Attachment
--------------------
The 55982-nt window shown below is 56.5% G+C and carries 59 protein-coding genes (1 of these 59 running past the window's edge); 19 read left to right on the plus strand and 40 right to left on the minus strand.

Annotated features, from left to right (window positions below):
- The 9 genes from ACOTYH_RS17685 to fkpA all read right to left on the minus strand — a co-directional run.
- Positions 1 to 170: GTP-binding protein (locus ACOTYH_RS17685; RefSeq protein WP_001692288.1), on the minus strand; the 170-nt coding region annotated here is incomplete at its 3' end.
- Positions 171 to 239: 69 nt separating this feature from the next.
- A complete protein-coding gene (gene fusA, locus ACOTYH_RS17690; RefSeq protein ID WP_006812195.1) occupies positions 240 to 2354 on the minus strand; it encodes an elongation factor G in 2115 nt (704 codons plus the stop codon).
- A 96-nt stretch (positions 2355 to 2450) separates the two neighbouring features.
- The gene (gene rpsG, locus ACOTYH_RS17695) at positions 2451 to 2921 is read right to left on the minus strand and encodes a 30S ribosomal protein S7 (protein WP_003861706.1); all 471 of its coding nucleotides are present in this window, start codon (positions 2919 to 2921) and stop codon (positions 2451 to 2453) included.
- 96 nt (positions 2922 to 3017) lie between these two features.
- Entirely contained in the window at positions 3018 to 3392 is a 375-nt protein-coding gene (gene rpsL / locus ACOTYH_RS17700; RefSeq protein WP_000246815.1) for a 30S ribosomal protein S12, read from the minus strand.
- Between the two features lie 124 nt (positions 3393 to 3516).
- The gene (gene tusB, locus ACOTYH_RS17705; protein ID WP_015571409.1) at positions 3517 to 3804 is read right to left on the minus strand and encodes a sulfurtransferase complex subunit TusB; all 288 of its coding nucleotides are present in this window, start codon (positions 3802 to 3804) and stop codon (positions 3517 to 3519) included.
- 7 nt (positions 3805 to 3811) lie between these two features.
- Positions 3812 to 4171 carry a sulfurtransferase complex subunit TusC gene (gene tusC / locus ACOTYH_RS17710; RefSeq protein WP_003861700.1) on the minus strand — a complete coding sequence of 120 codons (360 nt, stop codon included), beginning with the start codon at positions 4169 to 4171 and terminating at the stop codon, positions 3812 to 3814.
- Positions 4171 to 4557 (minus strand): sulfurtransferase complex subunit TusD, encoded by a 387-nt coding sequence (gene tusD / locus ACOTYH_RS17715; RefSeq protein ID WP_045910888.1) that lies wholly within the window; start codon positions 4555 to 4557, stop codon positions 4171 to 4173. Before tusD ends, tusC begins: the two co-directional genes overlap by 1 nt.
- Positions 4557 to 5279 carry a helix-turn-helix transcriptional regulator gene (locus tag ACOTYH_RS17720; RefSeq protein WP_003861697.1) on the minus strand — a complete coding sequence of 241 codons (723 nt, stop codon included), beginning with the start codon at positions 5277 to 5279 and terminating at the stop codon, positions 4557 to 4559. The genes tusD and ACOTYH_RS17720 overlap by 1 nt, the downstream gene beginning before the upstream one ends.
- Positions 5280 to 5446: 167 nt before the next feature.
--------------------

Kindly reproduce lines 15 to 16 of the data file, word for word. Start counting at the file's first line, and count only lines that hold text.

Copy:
- Positions 4171 to 4557 (minus strand): sulfurtransferase complex subunit TusD, encoded by a 387-nt coding sequence (gene tusD / locus ACOTYH_RS17715; RefSeq protein ID WP_045910888.1) that lies wholly within the window; start codon positions 4555 to 4557, stop codon positions 4171 to 4173. Before tusD ends, tusC begins: the two co-directional genes overlap by 1 nt.
- Positions 4557 to 5279 carry a helix-turn-helix transcriptional regulator gene (locus tag ACOTYH_RS17720; RefSeq protein WP_003861697.1) on the minus strand — a complete coding sequence of 241 codons (723 nt, stop codon included), beginning with the start codon at positions 5277 to 5279 and terminating at the stop codon, positions 4557 to 4559. The genes tusD and ACOTYH_RS17720 overlap by 1 nt, the downstream gene beginning before the upstream one ends.